The Sydney branch of HaTzofim Australia, Shevet Shahar, has partnered with North Shore local and community stalwart Jono Herrman to provide palm fronds to the community in time for Succot.
The Israeli Scouts youth movement involves thousands of teenagers in Israel and around the world, emphasising Israeli life and culture while assisting integration into their respective communities.
HaTzofim Australia has been active since 2013, with two operating chapters or “shevatim”, Melbourne’s Shevet Onnot, and Sydney’s Shevet Shahar, which runs weekly activities at Sydney’s North Shore Synagogue.
Ariel Kantor, chair of the Shevet Shahar parents committee, said the cooperation was “an opportunity of a lifetime” for HaTzofim in Sydney.
“As chair, I wanted to get [HaTzofim] more involved in the Jewish community as a whole, and I wanted to see the Israeli Scouts as contributing, assisting and being part of the wider Jewish community,” Kantor said.
Shevet Shahar was also looking to raise funds to expand its programming and provide support to its older volunteers to continue to run activities.
“We are very proud that Jono has offered us this opportunity and we want to see it down the track as being extended, implementing more opportunities so we can grow this initiative.”
Herrman founded Sydney Palm Fronds over a decade ago, dedicated to providing the community with schach by building a reliable network of suppliers and using North Shore Synagogue as a delivery point.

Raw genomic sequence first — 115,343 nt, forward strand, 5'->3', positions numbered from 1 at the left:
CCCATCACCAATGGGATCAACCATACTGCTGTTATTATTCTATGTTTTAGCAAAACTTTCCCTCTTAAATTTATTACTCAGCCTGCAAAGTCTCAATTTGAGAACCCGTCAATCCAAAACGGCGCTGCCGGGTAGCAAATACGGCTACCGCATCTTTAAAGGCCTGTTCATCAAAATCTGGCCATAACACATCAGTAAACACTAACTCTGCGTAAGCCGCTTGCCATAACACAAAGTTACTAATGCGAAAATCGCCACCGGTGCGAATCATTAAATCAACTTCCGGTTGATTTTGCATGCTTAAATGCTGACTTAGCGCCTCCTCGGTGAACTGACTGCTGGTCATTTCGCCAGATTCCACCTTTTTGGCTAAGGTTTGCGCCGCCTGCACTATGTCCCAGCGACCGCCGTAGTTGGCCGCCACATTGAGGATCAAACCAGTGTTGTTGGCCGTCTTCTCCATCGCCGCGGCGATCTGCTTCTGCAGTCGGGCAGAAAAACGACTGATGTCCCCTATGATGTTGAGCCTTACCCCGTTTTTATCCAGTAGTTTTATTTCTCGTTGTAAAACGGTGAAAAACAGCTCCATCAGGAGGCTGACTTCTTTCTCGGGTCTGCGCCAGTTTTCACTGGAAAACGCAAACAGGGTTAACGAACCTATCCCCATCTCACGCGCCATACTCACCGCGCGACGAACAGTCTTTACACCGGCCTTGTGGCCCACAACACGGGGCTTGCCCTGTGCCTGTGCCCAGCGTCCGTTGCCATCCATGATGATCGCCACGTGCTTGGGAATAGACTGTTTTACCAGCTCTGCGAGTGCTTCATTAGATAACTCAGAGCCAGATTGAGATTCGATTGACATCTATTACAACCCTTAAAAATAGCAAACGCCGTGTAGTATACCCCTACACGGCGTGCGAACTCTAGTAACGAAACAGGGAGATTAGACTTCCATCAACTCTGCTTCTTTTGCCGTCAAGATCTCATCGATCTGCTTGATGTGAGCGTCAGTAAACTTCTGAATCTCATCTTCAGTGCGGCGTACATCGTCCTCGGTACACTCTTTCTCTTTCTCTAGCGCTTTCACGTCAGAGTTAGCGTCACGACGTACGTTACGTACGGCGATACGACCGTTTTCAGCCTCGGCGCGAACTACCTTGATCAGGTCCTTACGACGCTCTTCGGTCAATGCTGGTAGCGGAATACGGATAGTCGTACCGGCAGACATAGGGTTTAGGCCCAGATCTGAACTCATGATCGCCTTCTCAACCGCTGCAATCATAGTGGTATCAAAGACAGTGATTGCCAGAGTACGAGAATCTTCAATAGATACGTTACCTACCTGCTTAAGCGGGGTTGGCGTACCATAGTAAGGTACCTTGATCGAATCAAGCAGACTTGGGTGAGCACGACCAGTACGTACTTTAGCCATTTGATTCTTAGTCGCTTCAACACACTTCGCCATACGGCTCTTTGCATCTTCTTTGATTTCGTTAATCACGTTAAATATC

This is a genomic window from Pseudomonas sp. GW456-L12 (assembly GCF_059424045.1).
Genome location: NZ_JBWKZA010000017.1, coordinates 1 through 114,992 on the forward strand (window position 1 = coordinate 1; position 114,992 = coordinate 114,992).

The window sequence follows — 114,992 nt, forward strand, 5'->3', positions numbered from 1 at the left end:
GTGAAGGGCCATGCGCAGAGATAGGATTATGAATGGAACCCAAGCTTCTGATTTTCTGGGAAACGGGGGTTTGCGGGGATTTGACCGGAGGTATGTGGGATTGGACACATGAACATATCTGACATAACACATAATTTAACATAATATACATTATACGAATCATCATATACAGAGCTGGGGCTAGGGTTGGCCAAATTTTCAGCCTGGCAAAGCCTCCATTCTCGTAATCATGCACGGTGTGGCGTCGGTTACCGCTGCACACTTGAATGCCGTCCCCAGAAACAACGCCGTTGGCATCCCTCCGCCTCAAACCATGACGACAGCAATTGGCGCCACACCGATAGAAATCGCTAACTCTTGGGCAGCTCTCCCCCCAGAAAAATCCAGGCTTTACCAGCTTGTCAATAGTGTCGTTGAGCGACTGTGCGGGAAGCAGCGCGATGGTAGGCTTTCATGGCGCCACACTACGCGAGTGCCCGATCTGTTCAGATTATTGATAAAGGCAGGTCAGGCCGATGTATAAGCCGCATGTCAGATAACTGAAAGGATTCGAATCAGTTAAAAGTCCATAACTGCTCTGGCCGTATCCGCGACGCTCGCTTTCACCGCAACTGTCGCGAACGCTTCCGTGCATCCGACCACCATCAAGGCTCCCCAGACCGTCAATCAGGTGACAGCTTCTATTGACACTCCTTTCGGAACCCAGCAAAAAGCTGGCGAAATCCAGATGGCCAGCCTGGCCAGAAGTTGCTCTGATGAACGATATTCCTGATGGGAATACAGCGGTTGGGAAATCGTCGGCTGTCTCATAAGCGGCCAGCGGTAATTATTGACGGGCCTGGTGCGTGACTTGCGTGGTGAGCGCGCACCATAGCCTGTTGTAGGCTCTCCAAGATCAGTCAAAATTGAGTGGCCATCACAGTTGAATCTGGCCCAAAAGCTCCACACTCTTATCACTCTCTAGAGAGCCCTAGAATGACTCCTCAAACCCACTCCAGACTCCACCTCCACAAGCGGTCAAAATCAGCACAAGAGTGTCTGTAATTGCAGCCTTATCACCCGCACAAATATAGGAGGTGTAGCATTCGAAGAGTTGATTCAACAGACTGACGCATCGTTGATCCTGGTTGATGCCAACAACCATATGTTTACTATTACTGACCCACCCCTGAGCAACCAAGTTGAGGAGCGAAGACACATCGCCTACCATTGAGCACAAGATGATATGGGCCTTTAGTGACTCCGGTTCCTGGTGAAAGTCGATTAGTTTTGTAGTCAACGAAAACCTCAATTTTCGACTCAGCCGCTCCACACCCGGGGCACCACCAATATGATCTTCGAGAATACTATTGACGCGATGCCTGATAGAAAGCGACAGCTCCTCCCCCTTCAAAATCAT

He planned to “retire”, but when he stumbled upon a palm tree farm late last year, he saw an opportunity to partner with another community organisation to continue his work.
“This is hopefully a change-over year … I’m still living on the north, and I’m not running away, but hopefully schach will always be supplied in Sydney by Tzofim,” Herrman told The AJN.
“It just seemed like the perfect fit.”
Herrman was driving through the Hunter Valley on his way back from holiday when he came across Cherry Tree Farm, home to a large paddock of palm trees.
When he asked Tom Kirsh, the owner, if he could cut one thousand fronds, Herrman was surprised to find out that they had more in common than he realised.
Herrman recalled of the phone conversation, “He was a very casual, very nice guy. And then he said, ‘By the way, what do you need these for?’ And I said, ‘Look, I’m Jewish.’ And he went, ‘Oh yeah, so am I.’
“I was shocked … I said, ‘Well, do you know what Succot is?’ And Tom goes, ‘Yeah, I had my bar mitzvah at North Shore Synagogue.’
“And that’s when the relationship started … It was great to reconnect,” Herrman reflected.
Kirsh’s father was a Holocaust survivor of the Buchenwald concentration camp, moving to Sydney after the war. The name Cherry Tree Farm was an homage to Kirsh’s family’s name, Kirschenboim, meaning cherry tree.
Cherry Tree Farm has since exclusively supplied Sydney Palm Fronds, and from this year, HaTzofim.
All net proceeds from the sale of the schach will go to HaTzofim, who will also assist in cutting and delivering the fronds to the community.
Kantor said he was excited to see the impact of the new initiative on the young Scouts.
“Building a succah with the Tzofim, offering the parents of the Tzofim to build succot in their homes, encouraging the kids to request it and do the decorations and have dinner in the succah – it’s an amazing thing,” he said.
“We’re very proud to take part this year and obviously we’re very excited about future years.”